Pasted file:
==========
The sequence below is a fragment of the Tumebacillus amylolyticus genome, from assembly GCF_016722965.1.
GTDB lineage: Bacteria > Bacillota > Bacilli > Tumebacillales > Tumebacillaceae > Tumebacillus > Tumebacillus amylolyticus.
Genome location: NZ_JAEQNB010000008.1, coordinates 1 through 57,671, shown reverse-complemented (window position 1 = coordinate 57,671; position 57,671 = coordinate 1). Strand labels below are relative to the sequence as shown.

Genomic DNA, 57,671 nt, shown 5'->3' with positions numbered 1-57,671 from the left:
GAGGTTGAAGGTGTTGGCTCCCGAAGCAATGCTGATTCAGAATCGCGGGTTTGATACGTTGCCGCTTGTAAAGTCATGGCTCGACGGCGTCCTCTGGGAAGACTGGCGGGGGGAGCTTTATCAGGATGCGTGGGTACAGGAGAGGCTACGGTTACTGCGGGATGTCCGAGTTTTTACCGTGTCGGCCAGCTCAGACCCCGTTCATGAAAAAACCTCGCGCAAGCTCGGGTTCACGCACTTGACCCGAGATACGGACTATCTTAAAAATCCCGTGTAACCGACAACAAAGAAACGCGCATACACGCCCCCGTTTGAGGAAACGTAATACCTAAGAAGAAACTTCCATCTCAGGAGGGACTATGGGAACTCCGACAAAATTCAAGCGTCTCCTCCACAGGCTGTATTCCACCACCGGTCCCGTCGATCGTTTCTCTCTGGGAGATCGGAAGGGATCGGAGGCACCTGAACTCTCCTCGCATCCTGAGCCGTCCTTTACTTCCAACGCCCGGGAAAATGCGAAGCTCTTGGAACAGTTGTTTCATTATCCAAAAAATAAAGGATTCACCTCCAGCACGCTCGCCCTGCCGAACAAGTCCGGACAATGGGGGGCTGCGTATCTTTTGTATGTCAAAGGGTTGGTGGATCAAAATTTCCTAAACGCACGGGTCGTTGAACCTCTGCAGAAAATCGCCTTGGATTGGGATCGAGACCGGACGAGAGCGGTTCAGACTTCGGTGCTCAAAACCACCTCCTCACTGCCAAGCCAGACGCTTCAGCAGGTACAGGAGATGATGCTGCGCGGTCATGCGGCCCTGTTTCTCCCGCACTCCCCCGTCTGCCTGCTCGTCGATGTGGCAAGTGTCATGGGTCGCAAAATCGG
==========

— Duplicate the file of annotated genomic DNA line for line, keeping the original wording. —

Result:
The sequence below is a fragment of the Tumebacillus amylolyticus genome, from assembly GCF_016722965.1.
GTDB lineage: Bacteria > Bacillota > Bacilli > Tumebacillales > Tumebacillaceae > Tumebacillus > Tumebacillus amylolyticus.
Genome location: NZ_JAEQNB010000008.1, coordinates 1 through 57,671, shown reverse-complemented (window position 1 = coordinate 57,671; position 57,671 = coordinate 1). Strand labels below are relative to the sequence as shown.

Genomic DNA, 57,671 nt, shown 5'->3' with positions numbered 1-57,671 from the left:
GAGGTTGAAGGTGTTGGCTCCCGAAGCAATGCTGATTCAGAATCGCGGGTTTGATACGTTGCCGCTTGTAAAGTCATGGCTCGACGGCGTCCTCTGGGAAGACTGGCGGGGGGAGCTTTATCAGGATGCGTGGGTACAGGAGAGGCTACGGTTACTGCGGGATGTCCGAGTTTTTACCGTGTCGGCCAGCTCAGACCCCGTTCATGAAAAAACCTCGCGCAAGCTCGGGTTCACGCACTTGACCCGAGATACGGACTATCTTAAAAATCCCGTGTAACCGACAACAAAGAAACGCGCATACACGCCCCCGTTTGAGGAAACGTAATACCTAAGAAGAAACTTCCATCTCAGGAGGGACTATGGGAACTCCGACAAAATTCAAGCGTCTCCTCCACAGGCTGTATTCCACCACCGGTCCCGTCGATCGTTTCTCTCTGGGAGATCGGAAGGGATCGGAGGCACCTGAACTCTCCTCGCATCCTGAGCCGTCCTTTACTTCCAACGCCCGGGAAAATGCGAAGCTCTTGGAACAGTTGTTTCATTATCCAAAAAATAAAGGATTCACCTCCAGCACGCTCGCCCTGCCGAACAAGTCCGGACAATGGGGGGCTGCGTATCTTTTGTATGTCAAAGGGTTGGTGGATCAAAATTTCCTAAACGCACGGGTCGTTGAACCTCTGCAGAAAATCGCCTTGGATTGGGATCGAGACCGGACGAGAGCGGTTCAGACTTCGGTGCTCAAAACCACCTCCTCACTGCCAAGCCAGACGCTTCAGCAGGTACAGGAGATGATGCTGCGCGGTCATGCGGCCCTGTTTCTCCCGCACTCCCCCGTCTGCCTGCTCGTCGATGTGGCAAGTGTCATGGGTCGCAAAATCGG